Nobody likes paying taxes, especially taxes that could have been avoided. Becoming familiar with the top landlord tax deductions at your disposal is the first step towards making sure you only pay the taxes you owe.
As a landlord, you are running a passive income business for your rental properties. Rental income represents your revenue, but not your profit since you incur lots of expenses along the way.
Since you only pay taxes on your net profit, it’s important to not miss any qualifying expenses, or tax deductions, when calculating your taxable income.
What Qualifies as an Expense?
Many landlords who are just starting out often get confused about what is considered an expense that can be deducted from profit.
For example – if you purchase a duplex and renovate the kitchen, would the purchase cost and cost of renovation be tax deductible?
This is where the difference between current expenses and capital expenditures (also referred to as Capex) comes in.
Current expenses are the same as tax deductions. These are the annual expenses that reduce your annual taxable income for the given tax year.
The most common and intuitive current expenses are things like paying for landscaping or management fees since these are examples of cash costs of running your rental operation.
However, there are some not so intuitive, non-cash, costs that qualify as current expenses such as depreciation expense, which is closely related to capital expenditures.
Capital expenditures encompass the costs of purchasing long-term assets or making improvements to such assets that result in long-term value.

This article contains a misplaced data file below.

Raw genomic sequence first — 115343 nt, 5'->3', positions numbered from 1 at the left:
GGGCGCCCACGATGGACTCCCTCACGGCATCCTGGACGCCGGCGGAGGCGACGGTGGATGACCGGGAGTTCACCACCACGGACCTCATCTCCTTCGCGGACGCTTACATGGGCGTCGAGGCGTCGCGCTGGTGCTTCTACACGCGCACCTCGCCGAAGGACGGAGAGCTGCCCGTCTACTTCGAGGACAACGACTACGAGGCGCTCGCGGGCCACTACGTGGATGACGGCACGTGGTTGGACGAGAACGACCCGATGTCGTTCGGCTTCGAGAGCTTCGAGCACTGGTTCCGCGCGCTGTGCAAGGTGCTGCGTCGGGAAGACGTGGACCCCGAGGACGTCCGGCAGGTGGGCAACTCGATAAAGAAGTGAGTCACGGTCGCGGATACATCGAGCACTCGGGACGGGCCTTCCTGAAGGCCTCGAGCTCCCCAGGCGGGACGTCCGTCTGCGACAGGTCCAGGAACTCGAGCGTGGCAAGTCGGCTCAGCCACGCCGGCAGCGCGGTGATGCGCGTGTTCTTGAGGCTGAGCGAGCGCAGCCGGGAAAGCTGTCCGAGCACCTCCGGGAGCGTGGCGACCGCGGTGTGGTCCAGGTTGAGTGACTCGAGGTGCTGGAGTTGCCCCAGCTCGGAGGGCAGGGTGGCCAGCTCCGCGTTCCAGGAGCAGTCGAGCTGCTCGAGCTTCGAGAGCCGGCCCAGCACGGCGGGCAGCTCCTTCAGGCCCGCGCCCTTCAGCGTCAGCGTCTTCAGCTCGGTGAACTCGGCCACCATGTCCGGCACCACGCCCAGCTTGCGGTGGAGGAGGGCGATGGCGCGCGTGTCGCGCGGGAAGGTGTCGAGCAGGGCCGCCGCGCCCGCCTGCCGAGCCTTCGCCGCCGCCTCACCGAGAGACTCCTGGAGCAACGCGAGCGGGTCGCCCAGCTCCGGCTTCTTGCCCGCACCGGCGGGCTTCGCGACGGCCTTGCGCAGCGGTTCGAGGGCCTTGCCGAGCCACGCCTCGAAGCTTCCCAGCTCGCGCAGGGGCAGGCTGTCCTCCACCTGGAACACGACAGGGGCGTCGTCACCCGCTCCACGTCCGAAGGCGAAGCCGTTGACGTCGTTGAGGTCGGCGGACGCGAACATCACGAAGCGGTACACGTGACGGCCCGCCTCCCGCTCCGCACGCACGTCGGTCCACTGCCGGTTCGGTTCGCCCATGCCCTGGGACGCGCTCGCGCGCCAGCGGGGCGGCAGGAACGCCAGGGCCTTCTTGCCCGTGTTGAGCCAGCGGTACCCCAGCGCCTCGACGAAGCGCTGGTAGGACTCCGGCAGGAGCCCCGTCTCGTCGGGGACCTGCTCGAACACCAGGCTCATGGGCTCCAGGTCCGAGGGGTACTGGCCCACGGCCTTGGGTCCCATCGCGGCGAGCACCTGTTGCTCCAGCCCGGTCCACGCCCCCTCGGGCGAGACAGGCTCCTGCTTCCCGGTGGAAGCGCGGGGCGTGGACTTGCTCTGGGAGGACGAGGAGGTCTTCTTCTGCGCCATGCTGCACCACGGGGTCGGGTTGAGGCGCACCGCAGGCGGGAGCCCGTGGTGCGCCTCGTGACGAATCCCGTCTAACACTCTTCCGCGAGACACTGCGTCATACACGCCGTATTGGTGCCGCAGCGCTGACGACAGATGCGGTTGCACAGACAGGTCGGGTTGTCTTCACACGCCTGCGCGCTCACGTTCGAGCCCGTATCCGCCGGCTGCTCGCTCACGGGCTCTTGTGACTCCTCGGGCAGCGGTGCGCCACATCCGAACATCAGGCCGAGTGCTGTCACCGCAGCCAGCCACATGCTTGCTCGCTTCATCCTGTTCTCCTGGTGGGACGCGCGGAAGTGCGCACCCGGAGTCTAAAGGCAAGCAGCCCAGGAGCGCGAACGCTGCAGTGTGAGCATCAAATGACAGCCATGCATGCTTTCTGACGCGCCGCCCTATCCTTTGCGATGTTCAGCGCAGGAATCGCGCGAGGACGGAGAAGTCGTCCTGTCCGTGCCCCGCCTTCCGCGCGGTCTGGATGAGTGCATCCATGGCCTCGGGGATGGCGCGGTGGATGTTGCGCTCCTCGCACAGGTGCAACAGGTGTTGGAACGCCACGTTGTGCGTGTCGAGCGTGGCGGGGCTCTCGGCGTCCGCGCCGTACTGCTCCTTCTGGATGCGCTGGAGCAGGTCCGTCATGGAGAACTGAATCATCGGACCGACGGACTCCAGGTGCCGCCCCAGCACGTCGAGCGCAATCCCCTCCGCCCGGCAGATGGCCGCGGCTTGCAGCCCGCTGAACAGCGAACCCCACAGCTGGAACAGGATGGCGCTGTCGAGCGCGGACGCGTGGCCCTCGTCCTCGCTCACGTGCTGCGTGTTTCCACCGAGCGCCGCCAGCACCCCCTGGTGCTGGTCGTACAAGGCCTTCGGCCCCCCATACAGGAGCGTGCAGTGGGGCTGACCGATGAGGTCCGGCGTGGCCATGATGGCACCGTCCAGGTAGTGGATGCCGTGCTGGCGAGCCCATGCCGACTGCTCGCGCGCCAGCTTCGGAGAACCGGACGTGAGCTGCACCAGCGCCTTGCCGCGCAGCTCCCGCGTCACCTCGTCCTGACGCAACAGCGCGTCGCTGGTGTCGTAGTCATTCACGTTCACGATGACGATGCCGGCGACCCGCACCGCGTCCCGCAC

Take our kitchen renovation example: since the newly renovated kitchen will be used over many years, it does not make sense to count the entire investment as an expense at the time it was incurred.
Doing so would also allow you to “cheat” the system by taking a huge loss and avoiding taxes only to then sell the property later and recoup your expenses.
Instead, tax accounting is designed to align the cost of an asset with the actual use of the asset by dividing the capital expenditure (the cost to renovate the kitchen) by the useful life of the asset (how long would a kitchen typically last).
This results in an annual current expense called depreciation, which is tax-deductible and can be used to reduce your rental income for the purposes of calculating net profit and due taxes.
So what are the top landlord tax deductions for 2020? Let’s take a look
Top 10 Landlord Tax Deductions
The following list of landlord tax deductions is not meant to be all-encompassing, but rather point out the top deductions that will account for the vast majority of a rental business’ expenses.
#1 – Depreciation
Starting off with our example from above, one of the largest expenses that all landlords will have is the depreciation expense of their assets.
There are several types of expenses that have to be capitalized and depreciated, including the value of the property’s structure, improvements such as new appliances, new carpets and renovations, and equipment purchases.
#2 – Interest Expense and Mortgage Points
This is one of the largest landlord tax deductions for rental properties with debt.